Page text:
Winter is prime time for the sea angler anchoring big baits out in the dark waters. Its not always appealing as wind drives the rain and spray testing the waterproofs. A warm fireside is the sensible place to locate; yet there is something about braving the elements; standing up to what nature sends. At this time of year there is always the chance of that big fish that makes it all worthwhile.
My last three trips have brought some success. A calm cold and frosty night before Christmas saw Rob Sciones and I fishing a deep-water rock mark. It was one of those perfect winter nights the air still, the breath drifting in the crisp cold air. Stars flickered in the dark sky and the lights of Wales lined the horizon twenty odd miles across the dark waters of the Channel.
First cast brought a savage rattle on the rod tip. The result was a pleasant surprise ling of 3lb 10oz. Next cast and another rattle on the rod tip; a rockling I thought and picked up the rod after a few minutes. The fish that pulled back was no rockling; close to the surface all went light and I swung up a rockling the gash in its side telling a story.
The unfortunate rockling went back out on a big hook and fifteen minutes later something swam off with it and the 6/0 Sakuma hook. It felt a decent eel but came off half way in.
A smaller eel followed of around 8lb along with a few dogs.
Next trip was on New Years Day; wind pushing gale force from the South West, Kevin and I on a short trip over Low water, driving rain. Out went the baits large sandeels wrapped in squid, wire traces just in case. Kevin’s first into action a decent fish on the line, persuaded to the rocky shoreline. The tense wait to see what has been hooked the headlights pick out a thrashing on the surface. The shark like shape of a spurdog, I grab the trace and lift a heavy specimen ashore. The scales give a number of 10lb 15oz; the camera captures the image.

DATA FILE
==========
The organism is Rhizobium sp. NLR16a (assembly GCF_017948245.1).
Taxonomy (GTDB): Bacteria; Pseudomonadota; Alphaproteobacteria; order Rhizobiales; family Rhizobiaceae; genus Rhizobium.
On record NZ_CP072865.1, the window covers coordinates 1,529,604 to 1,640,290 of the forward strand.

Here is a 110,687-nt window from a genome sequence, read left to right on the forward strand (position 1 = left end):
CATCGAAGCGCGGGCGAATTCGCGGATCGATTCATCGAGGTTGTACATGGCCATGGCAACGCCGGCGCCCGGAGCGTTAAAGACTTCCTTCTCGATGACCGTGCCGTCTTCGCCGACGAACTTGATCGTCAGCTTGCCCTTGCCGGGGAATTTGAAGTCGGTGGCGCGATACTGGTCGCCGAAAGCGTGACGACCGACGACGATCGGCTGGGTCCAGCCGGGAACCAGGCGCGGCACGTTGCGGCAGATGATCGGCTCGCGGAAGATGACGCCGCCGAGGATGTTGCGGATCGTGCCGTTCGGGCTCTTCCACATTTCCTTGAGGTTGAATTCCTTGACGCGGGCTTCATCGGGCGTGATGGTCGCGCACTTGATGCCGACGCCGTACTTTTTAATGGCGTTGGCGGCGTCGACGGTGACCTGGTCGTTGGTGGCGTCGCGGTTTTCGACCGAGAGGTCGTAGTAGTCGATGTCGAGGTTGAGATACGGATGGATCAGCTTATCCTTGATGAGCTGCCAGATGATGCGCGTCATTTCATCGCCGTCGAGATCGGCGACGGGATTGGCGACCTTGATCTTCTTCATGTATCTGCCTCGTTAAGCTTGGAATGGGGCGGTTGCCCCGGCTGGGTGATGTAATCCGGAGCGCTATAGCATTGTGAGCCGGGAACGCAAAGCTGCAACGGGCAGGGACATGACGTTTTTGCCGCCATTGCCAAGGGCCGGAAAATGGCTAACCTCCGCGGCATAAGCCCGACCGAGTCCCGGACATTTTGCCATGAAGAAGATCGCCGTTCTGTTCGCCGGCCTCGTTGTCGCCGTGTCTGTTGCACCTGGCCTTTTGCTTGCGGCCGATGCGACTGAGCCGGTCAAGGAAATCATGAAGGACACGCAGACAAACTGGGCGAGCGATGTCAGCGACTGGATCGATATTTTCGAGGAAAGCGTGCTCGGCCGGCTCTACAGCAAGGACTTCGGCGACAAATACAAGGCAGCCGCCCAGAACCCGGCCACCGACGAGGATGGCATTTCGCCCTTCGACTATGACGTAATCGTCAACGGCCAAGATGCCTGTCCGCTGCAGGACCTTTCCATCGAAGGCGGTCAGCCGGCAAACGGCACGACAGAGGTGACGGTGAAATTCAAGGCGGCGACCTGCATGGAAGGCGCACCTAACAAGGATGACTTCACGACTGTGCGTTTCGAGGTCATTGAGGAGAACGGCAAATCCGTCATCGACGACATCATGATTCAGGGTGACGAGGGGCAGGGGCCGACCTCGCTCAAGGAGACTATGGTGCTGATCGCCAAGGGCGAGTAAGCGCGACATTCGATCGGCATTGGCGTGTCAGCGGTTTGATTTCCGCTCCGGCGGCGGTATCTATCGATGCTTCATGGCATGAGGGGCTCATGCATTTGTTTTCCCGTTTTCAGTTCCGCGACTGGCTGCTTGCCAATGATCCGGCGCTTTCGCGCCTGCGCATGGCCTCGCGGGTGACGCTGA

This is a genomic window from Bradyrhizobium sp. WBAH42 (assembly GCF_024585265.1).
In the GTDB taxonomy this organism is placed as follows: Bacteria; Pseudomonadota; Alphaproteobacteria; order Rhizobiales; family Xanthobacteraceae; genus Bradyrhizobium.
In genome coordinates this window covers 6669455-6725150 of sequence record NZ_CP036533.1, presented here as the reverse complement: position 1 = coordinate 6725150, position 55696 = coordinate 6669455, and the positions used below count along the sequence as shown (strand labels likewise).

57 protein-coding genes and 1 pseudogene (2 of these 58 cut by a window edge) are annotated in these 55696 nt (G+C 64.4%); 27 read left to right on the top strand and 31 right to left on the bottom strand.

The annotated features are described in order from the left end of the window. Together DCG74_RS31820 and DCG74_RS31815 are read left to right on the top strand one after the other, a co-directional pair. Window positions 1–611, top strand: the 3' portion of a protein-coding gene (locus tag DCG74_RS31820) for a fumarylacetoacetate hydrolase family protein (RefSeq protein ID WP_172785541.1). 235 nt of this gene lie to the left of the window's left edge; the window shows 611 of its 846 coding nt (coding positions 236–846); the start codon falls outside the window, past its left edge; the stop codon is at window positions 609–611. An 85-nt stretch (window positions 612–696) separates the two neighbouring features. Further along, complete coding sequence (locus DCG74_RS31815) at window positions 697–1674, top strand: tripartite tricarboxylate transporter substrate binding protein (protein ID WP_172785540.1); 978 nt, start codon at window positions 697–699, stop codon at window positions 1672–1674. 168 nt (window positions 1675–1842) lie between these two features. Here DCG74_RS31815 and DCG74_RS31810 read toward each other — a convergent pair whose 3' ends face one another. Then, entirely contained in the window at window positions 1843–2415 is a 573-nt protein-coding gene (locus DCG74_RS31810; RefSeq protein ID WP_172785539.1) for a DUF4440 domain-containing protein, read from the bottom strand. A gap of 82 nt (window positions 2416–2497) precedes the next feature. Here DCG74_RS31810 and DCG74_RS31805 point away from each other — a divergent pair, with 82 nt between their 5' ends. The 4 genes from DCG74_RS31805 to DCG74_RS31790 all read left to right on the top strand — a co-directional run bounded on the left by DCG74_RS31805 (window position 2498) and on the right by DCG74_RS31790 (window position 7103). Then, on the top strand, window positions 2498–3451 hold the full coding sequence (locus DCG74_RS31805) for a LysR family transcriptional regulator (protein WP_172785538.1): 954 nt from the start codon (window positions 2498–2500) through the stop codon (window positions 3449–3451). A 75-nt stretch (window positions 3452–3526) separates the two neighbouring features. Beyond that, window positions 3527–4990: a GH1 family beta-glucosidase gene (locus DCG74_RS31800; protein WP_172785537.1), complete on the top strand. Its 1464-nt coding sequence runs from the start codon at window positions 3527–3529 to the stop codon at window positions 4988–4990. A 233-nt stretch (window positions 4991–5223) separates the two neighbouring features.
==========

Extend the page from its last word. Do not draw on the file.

I glance over to my rod; its not there I rush over to discover that the wind has toppled the rod rest. I pick up the rod and there is something transmitting a pull through the line to the rods tip. I lift the rod and feel that delightful feeling of life on the end of the line. Kevin lifts a heavy spurdog from the surging water for me. At 11lb 11oz it’s a new PB and a great start to the year. Its handshakes and smiles; the rest of session sees one more spur to Kevin and a succession of dogfish. The saying being there at the right time springs to mind, one cast each put baits amongst a feeding pack, then their gone.
Next trip and its an after work session grabbed in a slight lull in the weather. Its raining hard and windy but it’s the best its likely to be for a few days. Rob joins me on the rock and we launch our baits into the night. A couple of dogfish start my evening then I spot a better indication. The line falls slack as I pick up he rod. The fish pulls hard no doggie this time. The headlight beams search the water. Rob takes the gaff as close to water as is considered safe. It’s a ray he exclaims. The steel of the gaff is driven into the wing and the ray is hauled ashore. A blonde of 7lb 1oz is no specimen but it’s a pleasing site and well worth venturing out for. A couple of casts later the rod is bent again and this time it’s a big fish. The line cuts deep and I have that vain hope that it’s a big cod. Then up pops the serpent like head of a good sized eel. A few minutes later I am struggling to hold it aloft for the camera; it’s a powerful creature and pulls the scales to 22lb 10oz; the heavy-duty sack weighs 5oz so its 22lb 5oz of specimen eel.